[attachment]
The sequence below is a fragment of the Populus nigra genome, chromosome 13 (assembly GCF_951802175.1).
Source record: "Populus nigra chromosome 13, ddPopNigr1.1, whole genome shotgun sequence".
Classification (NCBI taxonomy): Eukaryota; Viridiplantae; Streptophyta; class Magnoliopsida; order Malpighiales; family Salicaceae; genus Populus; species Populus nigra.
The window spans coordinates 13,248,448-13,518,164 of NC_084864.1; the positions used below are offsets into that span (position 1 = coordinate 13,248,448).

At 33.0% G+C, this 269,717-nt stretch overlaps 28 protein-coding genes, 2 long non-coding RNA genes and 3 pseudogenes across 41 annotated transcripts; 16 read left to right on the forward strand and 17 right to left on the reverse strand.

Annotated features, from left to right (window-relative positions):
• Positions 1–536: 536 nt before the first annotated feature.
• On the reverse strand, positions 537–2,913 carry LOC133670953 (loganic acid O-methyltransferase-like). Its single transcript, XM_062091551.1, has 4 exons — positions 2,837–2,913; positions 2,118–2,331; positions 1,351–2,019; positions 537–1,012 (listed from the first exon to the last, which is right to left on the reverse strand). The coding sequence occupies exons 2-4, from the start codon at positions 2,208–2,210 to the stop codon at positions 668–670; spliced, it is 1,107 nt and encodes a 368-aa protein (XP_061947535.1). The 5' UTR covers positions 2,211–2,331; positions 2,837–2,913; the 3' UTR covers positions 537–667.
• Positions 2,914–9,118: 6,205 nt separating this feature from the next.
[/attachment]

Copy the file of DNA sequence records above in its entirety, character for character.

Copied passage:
The sequence below is a fragment of the Populus nigra genome, chromosome 13 (assembly GCF_951802175.1).
Source record: "Populus nigra chromosome 13, ddPopNigr1.1, whole genome shotgun sequence".
Classification (NCBI taxonomy): Eukaryota; Viridiplantae; Streptophyta; class Magnoliopsida; order Malpighiales; family Salicaceae; genus Populus; species Populus nigra.
The window spans coordinates 13,248,448-13,518,164 of NC_084864.1; the positions used below are offsets into that span (position 1 = coordinate 13,248,448).

At 33.0% G+C, this 269,717-nt stretch overlaps 28 protein-coding genes, 2 long non-coding RNA genes and 3 pseudogenes across 41 annotated transcripts; 16 read left to right on the forward strand and 17 right to left on the reverse strand.

Annotated features, from left to right (window-relative positions):
• Positions 1–536: 536 nt before the first annotated feature.
• On the reverse strand, positions 537–2,913 carry LOC133670953 (loganic acid O-methyltransferase-like). Its single transcript, XM_062091551.1, has 4 exons — positions 2,837–2,913; positions 2,118–2,331; positions 1,351–2,019; positions 537–1,012 (listed from the first exon to the last, which is right to left on the reverse strand). The coding sequence occupies exons 2-4, from the start codon at positions 2,208–2,210 to the stop codon at positions 668–670; spliced, it is 1,107 nt and encodes a 368-aa protein (XP_061947535.1). The 5' UTR covers positions 2,211–2,331; positions 2,837–2,913; the 3' UTR covers positions 537–667.
• Positions 2,914–9,118: 6,205 nt separating this feature from the next.